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Mass Ascension…

… Mount Vernon Style

January 15, 2019

Although this particular population group is less than 1 percent of the species, the spectacle they create each winter in the Skagit Valley is breathtaking.

snow geese mass ascension

The geese depart in mass ascension, wings flapping and outstretched.

The Snow Goose, scientific name Anser caerulescens, is a bird which breeds in the Arctic during summer but migrates south each winter. In the state of Washington flocks of the birds can be found in Snohomish, Island, Skagit, and Whatcom counties as well as on the Oregon border in Clark County.

I went scrambling to find out more information about the Snow Goose after witnessing them last week near Mount Vernon. First the facts about the birds from the Infallible Wikipedia:

“The snow goose has two color plumage morphs, white (snow) or gray/blue (blue), thus the common description as ‘snows’ and ‘blues’. White-morph birds are white except for black wing tips, but blue-morph geese have bluish-grey plumage replacing the white except on the head, neck and tail tip. The immature blue phase is drab or slate-gray with little to no white on the head, neck, or belly. Both snow and blue phases have rose-red feet and legs, and pink bills with black tomia (‘cutting edges’), giving them a black ‘grin patch’. The colors are not as bright on the feet, legs, and bill of immature birds. The head can be stained rusty-brown from minerals in the soil where they feed. They are very vocal and can often be heard from more than a mile away.”

The Infallible Wikipedia also informed me that there are approximately 5 MILLION birds of breeding age which migrate from the Arctic to some 15 distinct areas of the United States each winter.

In the Skagit Valley, according to the Audubon Society, there are upwards of 55,000 snow geese which spend the winter (Mid-October to early May)  feeding on the decaying plants and roots left in the fertile fields. Additionally, approximately 8,000 Trumpeter and 2,000 Tundra Swans are also found near Mount Vernon.

The hubby and I ventured out last Thursday to see if we could find one of the flocks of the snow geese. In less than 10 miles from our home, we encountered a large group gathered just west of I-5 near to Conway. First, a word of caution, DO NOT under any circumstance stop along the Interstate to view the birds, as tempting as it may be. We were along a secondary road but saw a Washington State Patrolman stop to give a freeway bird gawker a bit of friendly advice.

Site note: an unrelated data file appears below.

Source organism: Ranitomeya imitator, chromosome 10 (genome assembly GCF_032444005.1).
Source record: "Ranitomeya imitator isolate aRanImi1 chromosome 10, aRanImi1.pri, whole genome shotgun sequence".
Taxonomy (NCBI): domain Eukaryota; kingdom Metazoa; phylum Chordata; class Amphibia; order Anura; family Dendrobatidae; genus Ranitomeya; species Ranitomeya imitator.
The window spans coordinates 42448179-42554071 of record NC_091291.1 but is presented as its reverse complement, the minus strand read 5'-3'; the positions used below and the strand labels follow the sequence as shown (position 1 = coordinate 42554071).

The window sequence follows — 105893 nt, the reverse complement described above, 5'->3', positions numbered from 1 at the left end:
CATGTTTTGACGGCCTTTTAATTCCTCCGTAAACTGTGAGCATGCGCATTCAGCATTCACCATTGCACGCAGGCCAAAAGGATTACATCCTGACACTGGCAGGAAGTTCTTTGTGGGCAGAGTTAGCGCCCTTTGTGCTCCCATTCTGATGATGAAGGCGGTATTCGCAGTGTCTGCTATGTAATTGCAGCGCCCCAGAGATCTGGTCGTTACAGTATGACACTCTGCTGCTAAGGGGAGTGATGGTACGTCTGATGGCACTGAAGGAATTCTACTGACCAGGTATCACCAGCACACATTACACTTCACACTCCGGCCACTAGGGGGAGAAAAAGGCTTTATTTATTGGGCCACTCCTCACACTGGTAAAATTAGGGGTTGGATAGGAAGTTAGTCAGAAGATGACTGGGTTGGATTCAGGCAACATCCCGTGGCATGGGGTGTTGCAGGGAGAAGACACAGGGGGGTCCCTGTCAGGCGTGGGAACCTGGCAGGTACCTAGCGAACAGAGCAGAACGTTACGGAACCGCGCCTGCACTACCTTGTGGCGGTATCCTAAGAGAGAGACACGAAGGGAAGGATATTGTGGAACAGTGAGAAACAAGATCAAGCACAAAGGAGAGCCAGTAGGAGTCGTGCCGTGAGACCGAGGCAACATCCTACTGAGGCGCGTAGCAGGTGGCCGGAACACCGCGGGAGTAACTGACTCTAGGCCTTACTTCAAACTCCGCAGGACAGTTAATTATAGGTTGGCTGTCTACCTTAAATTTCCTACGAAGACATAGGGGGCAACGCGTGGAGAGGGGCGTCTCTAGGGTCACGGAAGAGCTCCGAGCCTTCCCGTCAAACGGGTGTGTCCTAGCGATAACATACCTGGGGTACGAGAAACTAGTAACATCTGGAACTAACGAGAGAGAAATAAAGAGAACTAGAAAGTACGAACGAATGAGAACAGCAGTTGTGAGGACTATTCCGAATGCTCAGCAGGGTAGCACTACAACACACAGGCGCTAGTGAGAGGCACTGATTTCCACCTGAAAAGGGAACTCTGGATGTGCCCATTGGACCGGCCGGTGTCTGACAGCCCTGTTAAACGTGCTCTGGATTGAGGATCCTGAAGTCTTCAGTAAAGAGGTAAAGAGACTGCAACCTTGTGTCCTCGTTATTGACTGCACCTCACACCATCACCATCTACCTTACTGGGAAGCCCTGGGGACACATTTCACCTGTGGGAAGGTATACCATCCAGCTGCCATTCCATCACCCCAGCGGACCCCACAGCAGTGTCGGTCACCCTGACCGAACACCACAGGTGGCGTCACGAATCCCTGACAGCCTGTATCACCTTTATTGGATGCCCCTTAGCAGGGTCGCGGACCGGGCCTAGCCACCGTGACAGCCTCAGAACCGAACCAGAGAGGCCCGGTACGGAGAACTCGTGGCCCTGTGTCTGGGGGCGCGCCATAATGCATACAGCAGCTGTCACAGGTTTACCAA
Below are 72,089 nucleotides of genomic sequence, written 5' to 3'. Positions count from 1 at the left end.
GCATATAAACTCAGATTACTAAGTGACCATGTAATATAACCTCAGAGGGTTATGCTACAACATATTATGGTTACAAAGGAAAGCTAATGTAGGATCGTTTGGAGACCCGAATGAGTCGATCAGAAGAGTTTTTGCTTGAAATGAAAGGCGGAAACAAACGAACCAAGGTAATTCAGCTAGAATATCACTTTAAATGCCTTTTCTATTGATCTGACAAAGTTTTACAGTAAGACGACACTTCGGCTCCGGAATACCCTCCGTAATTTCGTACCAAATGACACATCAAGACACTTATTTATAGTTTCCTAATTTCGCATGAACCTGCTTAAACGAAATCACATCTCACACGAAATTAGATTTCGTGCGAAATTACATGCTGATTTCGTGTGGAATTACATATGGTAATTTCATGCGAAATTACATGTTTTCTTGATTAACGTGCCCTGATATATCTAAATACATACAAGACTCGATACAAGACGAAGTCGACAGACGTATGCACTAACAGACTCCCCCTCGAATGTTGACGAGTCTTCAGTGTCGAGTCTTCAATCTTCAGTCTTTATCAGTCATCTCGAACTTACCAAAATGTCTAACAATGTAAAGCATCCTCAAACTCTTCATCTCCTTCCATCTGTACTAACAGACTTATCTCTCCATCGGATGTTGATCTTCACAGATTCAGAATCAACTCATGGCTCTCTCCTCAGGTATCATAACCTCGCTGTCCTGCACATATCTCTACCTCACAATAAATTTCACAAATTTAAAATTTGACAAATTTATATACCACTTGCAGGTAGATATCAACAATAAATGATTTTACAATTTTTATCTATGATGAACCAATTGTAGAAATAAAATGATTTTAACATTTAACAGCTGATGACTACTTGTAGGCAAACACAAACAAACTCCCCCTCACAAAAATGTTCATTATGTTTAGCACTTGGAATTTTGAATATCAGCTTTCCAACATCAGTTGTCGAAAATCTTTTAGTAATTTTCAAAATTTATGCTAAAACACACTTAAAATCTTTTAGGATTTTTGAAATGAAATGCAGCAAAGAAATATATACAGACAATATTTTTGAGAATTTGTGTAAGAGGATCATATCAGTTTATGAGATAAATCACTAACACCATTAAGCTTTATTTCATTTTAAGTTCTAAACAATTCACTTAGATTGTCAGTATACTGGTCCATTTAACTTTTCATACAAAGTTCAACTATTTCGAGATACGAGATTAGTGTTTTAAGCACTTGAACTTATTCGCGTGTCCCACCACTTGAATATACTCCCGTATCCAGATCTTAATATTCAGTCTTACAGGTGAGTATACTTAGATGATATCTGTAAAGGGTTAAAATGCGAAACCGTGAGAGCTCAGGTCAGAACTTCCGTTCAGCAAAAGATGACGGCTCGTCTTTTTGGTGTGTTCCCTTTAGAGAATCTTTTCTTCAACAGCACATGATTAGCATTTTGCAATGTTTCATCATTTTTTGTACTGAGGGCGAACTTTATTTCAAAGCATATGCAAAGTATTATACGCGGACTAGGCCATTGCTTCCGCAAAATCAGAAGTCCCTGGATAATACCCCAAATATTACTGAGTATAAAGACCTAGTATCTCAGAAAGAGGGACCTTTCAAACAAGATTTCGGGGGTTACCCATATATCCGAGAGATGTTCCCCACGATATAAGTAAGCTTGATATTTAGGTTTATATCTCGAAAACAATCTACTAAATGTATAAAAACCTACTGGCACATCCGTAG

We parked our car but even before we opened one of the doors we heard them: squawking and honking in their unique language. The noise overwhelms and defines the experience.  I had no idea how mesmerizing it would be to watch the birds. From a distance, the geese seemed stationary. As we observed from up close, however, the flock seemed to be marching north, as they pecked at bits of leftover plant materials in the fallow ground. Then, as if by command, they turned and marched south, the strong wind ruffling their feathers and making it difficult to walk.

When, a short distance to the west, a train rumbled by and it’s loud horn sounded, the collective was disturbed and suddenly hundreds of birds fluttered into the air, ascending in a group and spiraling up and off to the west. It was, my hubby claimed as he compared it to the famous Albuquerque Balloon Festival, “Mass Ascension, Mount Vernon style.” The first group was followed by another which was followed by third and yet a fourth after that. Soon, only a small portion of the birds remained. And still we watched.

“Look, over there,” my hubby said some ten minutes later and pointed to the southwest.

Sure enough a dark blotch in the sky grew bigger and then we could make out hundreds of individuals all headed our way. Their arrival was quieter than their departure. Each bird, as it landed among the others, seemed like a graceful ballerina, wings spread to form an umbrella on either side, feet and legs outstretched, as each animal floated to earth.

return of the geese

Like airborne ballerinas they stretch their wings wide to land.

The geese descended in flocks numbering in the hundreds. Wave after wave of the snow geese landed among the group already on the ground with each bird somehow finding a bare plot which they could occupy only to resume their marching up and down the fields.

It was with great reluctance that we departed that afternoon. But the experience only whetted my appetite for more. I have my sights set on next visiting the main area where the Tundra and Trumpeter swans gather at a spot called DeBay Slough just to the northeast of Mount Vernon. After that it may be in search of Eagles whose presence is felt among the geese as the former cull the flocks of the sick and weak. Up the North Cascades Highway (SR 20) at Rockport is the Bald Eagle Interpretive Center, open on weekends for people to learn and to view.

After the Snow Goose encounter I came away with one very clear thought. I now live in a magical place. From the tulip fields in the spring, to the ever changing and interesting Skagit River, to the thousands of birds in the winter, there is no shortage of things to see and do here in Mount Vernon.

I was unable to get my own video’s uploaded but found this one on the internet and, as far as I can tell, this is the same spot where we watched the birds last Thursday.

A bunch of links for those who want to visit and see the birds:

https://en.wikipedia.org/wiki/Snow_goose

http://www.mountvernonchamber.com/visitor-news/bird-watchers-paradise-peak-season-right-now-for-eagles-snow-geese-swans-in-mount-vernon/

https://wdfw.wa.gov/lands/wildlife_areas/skagit/

http://www.seattleaudubon.org/Birdweb/bird/tundra_swan?tab=3

http://skagiteagle.org/viewing-sites/

“Rose Bowl Roses!”

January 2, 2019

rose bowl.jpgNicknamed “The Granddaddy of them All” – the annual football contest known as “The Rose Bowl” debuted on this date in 1902.